Are you more likely to die in a fire or choking on food? Why are there fewer accidents in Madrid than in Catalonia? The Atlas de la accidentalidad en España published by Fundación MAPFRE clearly spells out the hazards we constantly face in our daily lives.


Mark Twain was not just the wonderful author of titles such as The Adventures of Huckleberry Finn or A Connecticut Yankee in King Arthur’s Court. He also really loved science and fostered this interest through his friendship with one of the most important researchers of his time, the great Nicola Tesla. Their hours together in the Serbian scientist’s laboratory led to one of his most famous quotes: “Name the greatest of all inventors. Accidents.” X-rays or Velcro are examples of discoveries that can be put down to a happy coincidence. But what in the laboratory of a genius is a Eureka moment, in daily life is an incident that can end up causing injury and, in more tragic cases, even death.

An accident is not when we burn our toast at breakfast (that’s because we’re still half asleep) or when, if it falls on the floor, it always lands buttered side down (that is Murphy’s Law). Between 10,000 and 11,000 people die each year in Spain due to unintentional injuries – in other words, accidents. That is nearly 30 deaths a day, more than one every hour, many of them involving youngsters. The outlook is even bleaker when we look at the figures of those hospitalized due to injury, a mishap one out of every 150 of us will experience.

In the United States, 550 children under the age of ten drown in swimming pools each year, and 175 die in firearm accidents

These are figures from the Atlas de la accidentalidad en España. Accidentes, mortalidad y lesiones, produced by Fundación MAPFRE following a thorough analysis of the INE (Spanish National Statistics Institute) database for the period 2011- 2015. Despite how striking some of the percentages are, this report reveals that Spain is in a relatively better position than other European countries. It also seeks to highlight the most relevant combinations as regards sex, age and place of residence on which to focus prevention policies.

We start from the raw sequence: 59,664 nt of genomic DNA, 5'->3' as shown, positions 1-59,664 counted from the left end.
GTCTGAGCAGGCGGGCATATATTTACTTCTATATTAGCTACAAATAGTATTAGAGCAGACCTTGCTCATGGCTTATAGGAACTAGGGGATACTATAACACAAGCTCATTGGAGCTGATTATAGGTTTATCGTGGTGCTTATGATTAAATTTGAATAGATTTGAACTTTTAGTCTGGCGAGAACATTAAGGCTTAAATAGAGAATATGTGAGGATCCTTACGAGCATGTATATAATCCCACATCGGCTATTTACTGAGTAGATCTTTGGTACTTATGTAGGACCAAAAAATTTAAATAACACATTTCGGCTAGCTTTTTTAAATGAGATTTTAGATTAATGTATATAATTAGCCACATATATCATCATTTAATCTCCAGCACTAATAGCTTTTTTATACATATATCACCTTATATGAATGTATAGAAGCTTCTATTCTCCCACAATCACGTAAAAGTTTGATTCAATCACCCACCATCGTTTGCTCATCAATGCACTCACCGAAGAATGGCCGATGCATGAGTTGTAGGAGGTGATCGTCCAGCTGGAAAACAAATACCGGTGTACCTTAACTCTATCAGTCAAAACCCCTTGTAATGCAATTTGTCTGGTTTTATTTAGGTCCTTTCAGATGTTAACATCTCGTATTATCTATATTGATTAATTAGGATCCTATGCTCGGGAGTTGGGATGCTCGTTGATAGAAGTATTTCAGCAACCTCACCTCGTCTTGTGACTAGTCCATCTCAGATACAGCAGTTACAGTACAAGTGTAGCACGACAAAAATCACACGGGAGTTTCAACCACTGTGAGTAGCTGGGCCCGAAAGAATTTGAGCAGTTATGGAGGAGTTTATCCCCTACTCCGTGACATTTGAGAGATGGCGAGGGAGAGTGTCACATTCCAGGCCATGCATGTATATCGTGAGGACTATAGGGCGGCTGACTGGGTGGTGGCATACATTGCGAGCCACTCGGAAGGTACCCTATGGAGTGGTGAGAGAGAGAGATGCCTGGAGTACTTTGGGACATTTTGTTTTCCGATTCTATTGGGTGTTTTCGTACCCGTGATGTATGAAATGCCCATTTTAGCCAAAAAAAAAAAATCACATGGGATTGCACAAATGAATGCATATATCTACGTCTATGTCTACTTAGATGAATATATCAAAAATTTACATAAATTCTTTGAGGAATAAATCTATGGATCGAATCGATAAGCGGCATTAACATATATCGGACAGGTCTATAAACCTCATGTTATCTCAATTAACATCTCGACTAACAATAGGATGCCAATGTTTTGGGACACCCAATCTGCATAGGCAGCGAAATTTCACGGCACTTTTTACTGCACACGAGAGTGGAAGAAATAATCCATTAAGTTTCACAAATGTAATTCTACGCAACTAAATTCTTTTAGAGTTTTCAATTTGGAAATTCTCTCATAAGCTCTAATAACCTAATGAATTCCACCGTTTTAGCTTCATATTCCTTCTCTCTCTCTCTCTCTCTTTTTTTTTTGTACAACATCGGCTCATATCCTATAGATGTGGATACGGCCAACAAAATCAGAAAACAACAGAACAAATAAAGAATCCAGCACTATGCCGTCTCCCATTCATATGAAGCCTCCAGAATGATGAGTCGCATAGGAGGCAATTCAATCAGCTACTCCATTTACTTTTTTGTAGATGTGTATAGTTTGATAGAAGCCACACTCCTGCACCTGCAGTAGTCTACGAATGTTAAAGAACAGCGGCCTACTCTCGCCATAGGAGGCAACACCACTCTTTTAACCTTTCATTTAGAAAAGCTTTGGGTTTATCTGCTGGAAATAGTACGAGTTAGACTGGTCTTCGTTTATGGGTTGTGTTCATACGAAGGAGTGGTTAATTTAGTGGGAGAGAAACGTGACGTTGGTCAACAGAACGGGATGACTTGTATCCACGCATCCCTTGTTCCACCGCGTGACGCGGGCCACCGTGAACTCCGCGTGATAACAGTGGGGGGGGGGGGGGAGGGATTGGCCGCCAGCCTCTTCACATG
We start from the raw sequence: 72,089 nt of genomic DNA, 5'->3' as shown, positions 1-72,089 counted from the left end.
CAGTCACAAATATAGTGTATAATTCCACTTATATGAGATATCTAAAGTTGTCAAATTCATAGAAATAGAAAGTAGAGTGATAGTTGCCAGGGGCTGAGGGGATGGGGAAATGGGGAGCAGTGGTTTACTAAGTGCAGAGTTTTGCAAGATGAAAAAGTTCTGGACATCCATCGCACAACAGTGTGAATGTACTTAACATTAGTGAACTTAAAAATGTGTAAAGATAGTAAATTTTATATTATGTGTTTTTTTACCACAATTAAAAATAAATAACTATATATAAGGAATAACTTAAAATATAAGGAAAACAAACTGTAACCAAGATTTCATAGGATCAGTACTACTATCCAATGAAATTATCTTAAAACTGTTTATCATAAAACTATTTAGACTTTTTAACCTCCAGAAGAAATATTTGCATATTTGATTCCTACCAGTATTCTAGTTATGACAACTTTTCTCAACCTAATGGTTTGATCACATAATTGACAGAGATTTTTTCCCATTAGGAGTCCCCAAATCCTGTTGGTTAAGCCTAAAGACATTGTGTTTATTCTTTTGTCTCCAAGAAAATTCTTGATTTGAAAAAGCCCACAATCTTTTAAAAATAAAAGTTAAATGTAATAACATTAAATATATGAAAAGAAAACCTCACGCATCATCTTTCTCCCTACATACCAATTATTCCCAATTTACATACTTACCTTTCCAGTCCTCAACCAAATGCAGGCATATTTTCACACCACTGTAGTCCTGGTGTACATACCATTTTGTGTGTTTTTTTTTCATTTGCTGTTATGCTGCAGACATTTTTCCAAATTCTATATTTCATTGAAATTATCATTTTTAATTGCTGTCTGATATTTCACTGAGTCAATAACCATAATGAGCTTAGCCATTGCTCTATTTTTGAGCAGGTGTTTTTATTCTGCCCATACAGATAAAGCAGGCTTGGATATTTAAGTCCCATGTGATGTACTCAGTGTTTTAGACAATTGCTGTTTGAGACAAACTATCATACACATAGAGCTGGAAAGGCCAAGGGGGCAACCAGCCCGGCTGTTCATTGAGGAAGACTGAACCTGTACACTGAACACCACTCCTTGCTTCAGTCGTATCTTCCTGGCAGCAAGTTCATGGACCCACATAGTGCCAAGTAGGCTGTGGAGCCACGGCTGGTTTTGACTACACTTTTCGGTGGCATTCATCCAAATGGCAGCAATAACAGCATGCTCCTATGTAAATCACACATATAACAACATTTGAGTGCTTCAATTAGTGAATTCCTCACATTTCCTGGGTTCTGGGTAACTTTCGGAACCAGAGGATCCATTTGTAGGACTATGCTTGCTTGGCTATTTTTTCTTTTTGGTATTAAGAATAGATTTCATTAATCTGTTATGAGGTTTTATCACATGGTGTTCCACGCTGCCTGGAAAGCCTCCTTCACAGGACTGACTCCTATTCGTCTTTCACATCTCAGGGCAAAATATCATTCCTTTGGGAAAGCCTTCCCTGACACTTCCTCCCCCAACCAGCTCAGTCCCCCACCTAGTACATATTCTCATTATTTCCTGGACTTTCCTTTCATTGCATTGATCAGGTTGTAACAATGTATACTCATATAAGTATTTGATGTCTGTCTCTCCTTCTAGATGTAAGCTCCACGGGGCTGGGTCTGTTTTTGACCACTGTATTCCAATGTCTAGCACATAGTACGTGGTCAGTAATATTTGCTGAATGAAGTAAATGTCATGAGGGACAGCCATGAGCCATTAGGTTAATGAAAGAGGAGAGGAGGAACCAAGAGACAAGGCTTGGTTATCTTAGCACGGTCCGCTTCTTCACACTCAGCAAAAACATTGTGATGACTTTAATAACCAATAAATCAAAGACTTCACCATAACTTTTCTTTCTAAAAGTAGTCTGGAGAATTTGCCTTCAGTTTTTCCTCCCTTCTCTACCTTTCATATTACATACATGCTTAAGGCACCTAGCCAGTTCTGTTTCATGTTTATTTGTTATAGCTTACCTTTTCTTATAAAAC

“A few days ago, an American colleague who was visiting Madrid remarked that he felt much safer walking around Madrid than in many other cities in other countries. And, frankly, he was right”, Jesús Monclús, Accident Prevention and Road Safety manager at Fundación MAPFRE added to round off this anecdote. “Objectively speaking, Spain is very safe, both from a public safety viewpoint (robbery, assault, etc.) and in relation to incidents that produce unintentional injuries,” which is the question we are dealing with here.

The accident as a spectacle

Because life is not the sum of its eccentricities, but rather the lowest common denominator of its misfortunes. So, in Spain, what accidents result in the most deaths? This is the (unordered) list of the causes. But what would the correct ranking be?

• Traffic and transport accidents.
• Poisonings, particularly those caused by an overdose of stimulants, drugs or medications.
• Falls.
• Drowning and obstruction of the airways (choking).
• Fires.